Kid with wonton
Photo Credit: VCG

Dive Into the Wanton World of Chinese Wontons

Wonton varieties differ from region to region—explore the wanton world of the famous Chinese snack

In the autobiography Six Records of a Floating Life (《浮生六记》) written by Shen Fu in the Qing dynasty (1616 – 1911), he shares lovely memories of his wife Yun Niang. Yun is full of fresh ideas, from pouring tea into lotus buds to absorb the fragrance, to picking moss-covered rocks to create a rock garden at home. When Shen plans a spring outing with his friends, Yun suggests bringing along a wonton seller so he could supply them with tasty wontons while on the road.

A late night wonton stall with different Chinese wonton varieties

A late night wonton stall (VCG)

While wontons seem like a simple, unassuming snack, they have a surprising association with something much grander: the universe. In A Record of Food (《食物志》) from around the 5th century, wonton was initially written as hundun (浑沌, “chaos in the universe”). According to Daoist legend, the universe used to be in chaos, with the sky wrapping around the earth—just like square-shaped wonton skin wraps the round fillings. The giant primordial being Pangu breaks the sky and earth, turning its body into mountains and rivers and creating the planet in the process according to Chinese mythology.

Though not quite as mysterious, the world of wontons is still quite intriguing today, as different regions in China prepare different varieties of the snack. In hot and spicy Chengdu, Sichuan province, pork wontons bathe in a red chili soup (红油抄手). In coastal Guangzhou, Guangdong province, shrimp-stuffed wontons dip in a clear flatfish soup (鲜虾云吞).

Cantonese people often stir fry wontons (炸云吞) and add elastic noodles into wonton soup (云吞面). In the movie In The Mood for Love (《花样年华》, 2000), romance grows among two strangers sharing wonton noodles on a drizzly evening.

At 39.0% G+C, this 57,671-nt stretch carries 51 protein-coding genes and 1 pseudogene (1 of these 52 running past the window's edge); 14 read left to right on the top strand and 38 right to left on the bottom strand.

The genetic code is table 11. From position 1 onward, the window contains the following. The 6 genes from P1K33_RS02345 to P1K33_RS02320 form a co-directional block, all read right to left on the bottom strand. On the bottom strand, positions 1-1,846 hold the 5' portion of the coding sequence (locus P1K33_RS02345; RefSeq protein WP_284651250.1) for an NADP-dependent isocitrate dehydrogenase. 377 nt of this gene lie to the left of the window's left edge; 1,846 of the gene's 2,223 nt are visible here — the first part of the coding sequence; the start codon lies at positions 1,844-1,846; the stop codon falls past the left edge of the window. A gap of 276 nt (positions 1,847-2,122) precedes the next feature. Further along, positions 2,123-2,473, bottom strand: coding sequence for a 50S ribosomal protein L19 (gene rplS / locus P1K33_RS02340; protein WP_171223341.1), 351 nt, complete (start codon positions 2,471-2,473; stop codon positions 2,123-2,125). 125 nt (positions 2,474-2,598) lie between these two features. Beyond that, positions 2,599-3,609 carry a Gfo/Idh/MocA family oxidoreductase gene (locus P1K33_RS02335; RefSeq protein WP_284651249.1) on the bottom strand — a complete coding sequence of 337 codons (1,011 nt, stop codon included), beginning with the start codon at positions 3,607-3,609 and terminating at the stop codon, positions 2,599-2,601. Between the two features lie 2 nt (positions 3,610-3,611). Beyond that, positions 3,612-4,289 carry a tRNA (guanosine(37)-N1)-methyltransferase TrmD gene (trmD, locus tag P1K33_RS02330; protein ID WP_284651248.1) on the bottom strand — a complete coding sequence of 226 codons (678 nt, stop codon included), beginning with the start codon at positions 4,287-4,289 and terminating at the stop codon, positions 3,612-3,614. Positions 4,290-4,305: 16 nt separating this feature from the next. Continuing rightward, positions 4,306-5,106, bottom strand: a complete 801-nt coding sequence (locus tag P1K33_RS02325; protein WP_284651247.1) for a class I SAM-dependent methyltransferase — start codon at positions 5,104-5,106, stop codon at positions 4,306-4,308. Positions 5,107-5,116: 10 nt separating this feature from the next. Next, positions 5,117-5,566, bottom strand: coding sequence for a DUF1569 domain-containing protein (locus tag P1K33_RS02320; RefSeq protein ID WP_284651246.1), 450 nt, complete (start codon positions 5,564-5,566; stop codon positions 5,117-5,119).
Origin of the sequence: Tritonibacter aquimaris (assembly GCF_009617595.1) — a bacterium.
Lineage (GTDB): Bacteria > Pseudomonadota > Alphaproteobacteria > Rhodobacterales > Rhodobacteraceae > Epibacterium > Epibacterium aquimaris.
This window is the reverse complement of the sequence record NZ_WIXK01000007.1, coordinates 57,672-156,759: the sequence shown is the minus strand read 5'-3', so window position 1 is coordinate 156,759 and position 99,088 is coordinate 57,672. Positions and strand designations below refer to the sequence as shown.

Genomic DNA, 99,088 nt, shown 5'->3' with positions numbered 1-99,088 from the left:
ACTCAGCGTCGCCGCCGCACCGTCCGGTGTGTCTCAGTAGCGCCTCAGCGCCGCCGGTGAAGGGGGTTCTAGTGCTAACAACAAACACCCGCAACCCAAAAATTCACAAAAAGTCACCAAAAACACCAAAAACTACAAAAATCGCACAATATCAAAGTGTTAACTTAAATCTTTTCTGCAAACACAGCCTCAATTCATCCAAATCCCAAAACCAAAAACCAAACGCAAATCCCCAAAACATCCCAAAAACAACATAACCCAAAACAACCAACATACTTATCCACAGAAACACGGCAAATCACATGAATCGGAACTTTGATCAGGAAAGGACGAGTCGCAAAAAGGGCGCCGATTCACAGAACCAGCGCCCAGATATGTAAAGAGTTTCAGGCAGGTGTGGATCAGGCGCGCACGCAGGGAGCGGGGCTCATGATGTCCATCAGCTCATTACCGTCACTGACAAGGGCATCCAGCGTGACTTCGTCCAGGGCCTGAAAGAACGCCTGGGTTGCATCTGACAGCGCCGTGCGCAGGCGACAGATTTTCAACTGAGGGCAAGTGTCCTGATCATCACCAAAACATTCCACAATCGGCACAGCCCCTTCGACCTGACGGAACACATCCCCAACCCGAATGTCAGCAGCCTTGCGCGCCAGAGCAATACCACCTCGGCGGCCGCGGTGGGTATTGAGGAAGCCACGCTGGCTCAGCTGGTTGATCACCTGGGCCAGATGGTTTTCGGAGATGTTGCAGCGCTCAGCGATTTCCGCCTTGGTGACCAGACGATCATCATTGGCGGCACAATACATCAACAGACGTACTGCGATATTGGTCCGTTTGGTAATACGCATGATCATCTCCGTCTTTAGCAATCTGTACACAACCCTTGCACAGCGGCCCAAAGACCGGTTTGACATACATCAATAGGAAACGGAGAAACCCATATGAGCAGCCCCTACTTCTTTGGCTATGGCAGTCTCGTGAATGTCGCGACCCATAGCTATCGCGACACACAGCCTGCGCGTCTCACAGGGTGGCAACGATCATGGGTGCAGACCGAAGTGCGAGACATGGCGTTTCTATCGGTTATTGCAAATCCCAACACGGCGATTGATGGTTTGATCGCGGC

In Suzhou, Jiangsu province, locals love to go for morning tea at old teahouses and have a bowl of bubble wontons (泡泡馄饨) to start the day. As the wonton skin is as thin as cicada wings, the wontons float in the soup and tend to burst in the mouth like little bubbles.

Sharing wonton noodles In The Mood For Love

Sharing wonton noodles In The Mood For Love

In spring, people in Suzhou add fresh water chestnuts into their wontons (荸荠馄饨). According to folklore, in ancient times eight fairies passed by Suzhou, and they accidentally dropped eight treasures into its lake. The treasures gradually grew into eight unique water plants, one of which is the water chestnut, a particularly sweet and juicy treat.

In Qingdao, Shandong province, wontons have become a late-night comfort food. As the word “night (夜)” sounds similar to “wild (野)” in Chinese, these wontons are called “wild wontons (野馄饨),” resonating with the free spirit of people in Qingdao who like to sit outside and chomp down on grilled squids, garlic oysters, and the draft beer the city is famous for. As the seafood barbecue feast is winding down, a warm bowl of wontons can be a soft and light final course for the night.

From Wenzhou to Taizhou and Ningbo in Zhejiang province, hawkers used to carry wontons on a bamboo shoulder pole (扁担馄饨) in the old days. The shoulder pole had a burning firewood stove on one side and ready-to-cook wontons on the other, but since the 1980s, many hawkers have transitioned to more convenient mobile wonton carts (馄饨车). They often announce themselves with a “du du” sound using bamboo clappers to attract customers.

Watching the hawker skillfully and swiftly make wontons on the spot can be somewhat of a street art experience. The wontons “bathe” in boiling water for a minute before being poured into a bowl. Minced pork can be spread on top, then some seaweed, shrimp, and pickled mustard stems are added as a finishing touch.

Because of the bamboo clapper sound, some use the name “du du wonton (笃笃馄饨).” While it is increasingly difficult to find such traditional wonton sellers nowadays, the bamboo clapper sound still lingers in the minds of many people relishing in their childhood memories.


author Wang Lin (王琳)

Wang Lin is a contributing writer at The World of Chinese who aspires to tell fresh stories about life, arts and culture in China—no prejudice, no clichés. Her writing has appeared on Nikkei Asia, the South China Morning Post, RADII, and elsewhere. She was born in Ningbo, a bustling port known for its dumplings and seafood.

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